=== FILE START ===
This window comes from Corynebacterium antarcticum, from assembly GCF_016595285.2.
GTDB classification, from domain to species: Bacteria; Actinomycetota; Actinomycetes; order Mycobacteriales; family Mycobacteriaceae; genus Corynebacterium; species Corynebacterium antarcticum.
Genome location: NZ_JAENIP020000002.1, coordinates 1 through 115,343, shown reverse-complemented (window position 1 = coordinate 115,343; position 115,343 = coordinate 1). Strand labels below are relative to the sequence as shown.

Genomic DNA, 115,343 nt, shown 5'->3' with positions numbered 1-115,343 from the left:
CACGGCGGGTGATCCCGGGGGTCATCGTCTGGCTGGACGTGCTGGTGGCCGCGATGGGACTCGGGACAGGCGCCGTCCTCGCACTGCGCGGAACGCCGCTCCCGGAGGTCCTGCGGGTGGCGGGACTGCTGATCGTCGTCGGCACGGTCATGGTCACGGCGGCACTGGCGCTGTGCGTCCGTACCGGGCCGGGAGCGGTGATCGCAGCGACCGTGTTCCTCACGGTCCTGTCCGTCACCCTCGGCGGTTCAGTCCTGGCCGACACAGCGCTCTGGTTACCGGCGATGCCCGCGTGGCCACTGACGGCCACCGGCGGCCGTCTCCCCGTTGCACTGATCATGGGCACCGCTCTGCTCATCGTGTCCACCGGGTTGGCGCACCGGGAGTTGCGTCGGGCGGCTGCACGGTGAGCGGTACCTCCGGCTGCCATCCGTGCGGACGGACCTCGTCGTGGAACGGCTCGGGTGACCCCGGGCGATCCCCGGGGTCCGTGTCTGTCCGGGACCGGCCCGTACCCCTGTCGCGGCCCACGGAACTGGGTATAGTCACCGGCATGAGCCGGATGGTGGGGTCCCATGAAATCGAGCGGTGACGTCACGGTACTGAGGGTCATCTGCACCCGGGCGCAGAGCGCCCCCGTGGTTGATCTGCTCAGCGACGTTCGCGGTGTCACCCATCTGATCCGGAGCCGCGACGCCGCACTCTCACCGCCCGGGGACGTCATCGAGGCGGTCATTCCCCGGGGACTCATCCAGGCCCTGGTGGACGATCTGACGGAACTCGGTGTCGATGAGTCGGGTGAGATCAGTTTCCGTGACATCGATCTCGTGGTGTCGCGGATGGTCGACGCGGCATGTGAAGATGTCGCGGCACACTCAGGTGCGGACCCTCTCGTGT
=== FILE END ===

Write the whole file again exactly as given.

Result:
This window comes from Corynebacterium antarcticum, from assembly GCF_016595285.2.
GTDB classification, from domain to species: Bacteria; Actinomycetota; Actinomycetes; order Mycobacteriales; family Mycobacteriaceae; genus Corynebacterium; species Corynebacterium antarcticum.
Genome location: NZ_JAENIP020000002.1, coordinates 1 through 115,343, shown reverse-complemented (window position 1 = coordinate 115,343; position 115,343 = coordinate 1). Strand labels below are relative to the sequence as shown.

Genomic DNA, 115,343 nt, shown 5'->3' with positions numbered 1-115,343 from the left:
CACGGCGGGTGATCCCGGGGGTCATCGTCTGGCTGGACGTGCTGGTGGCCGCGATGGGACTCGGGACAGGCGCCGTCCTCGCACTGCGCGGAACGCCGCTCCCGGAGGTCCTGCGGGTGGCGGGACTGCTGATCGTCGTCGGCACGGTCATGGTCACGGCGGCACTGGCGCTGTGCGTCCGTACCGGGCCGGGAGCGGTGATCGCAGCGACCGTGTTCCTCACGGTCCTGTCCGTCACCCTCGGCGGTTCAGTCCTGGCCGACACAGCGCTCTGGTTACCGGCGATGCCCGCGTGGCCACTGACGGCCACCGGCGGCCGTCTCCCCGTTGCACTGATCATGGGCACCGCTCTGCTCATCGTGTCCACCGGGTTGGCGCACCGGGAGTTGCGTCGGGCGGCTGCACGGTGAGCGGTACCTCCGGCTGCCATCCGTGCGGACGGACCTCGTCGTGGAACGGCTCGGGTGACCCCGGGCGATCCCCGGGGTCCGTGTCTGTCCGGGACCGGCCCGTACCCCTGTCGCGGCCCACGGAACTGGGTATAGTCACCGGCATGAGCCGGATGGTGGGGTCCCATGAAATCGAGCGGTGACGTCACGGTACTGAGGGTCATCTGCACCCGGGCGCAGAGCGCCCCCGTGGTTGATCTGCTCAGCGACGTTCGCGGTGTCACCCATCTGATCCGGAGCCGCGACGCCGCACTCTCACCGCCCGGGGACGTCATCGAGGCGGTCATTCCCCGGGGACTCATCCAGGCCCTGGTGGACGATCTGACGGAACTCGGTGTCGATGAGTCGGGTGAGATCAGTTTCCGTGACATCGATCTCGTGGTGTCGCGGATGGTCGACGCGGCATGTGAAGATGTCGCGGCACACTCAGGTGCGGACCCTCTCGTGT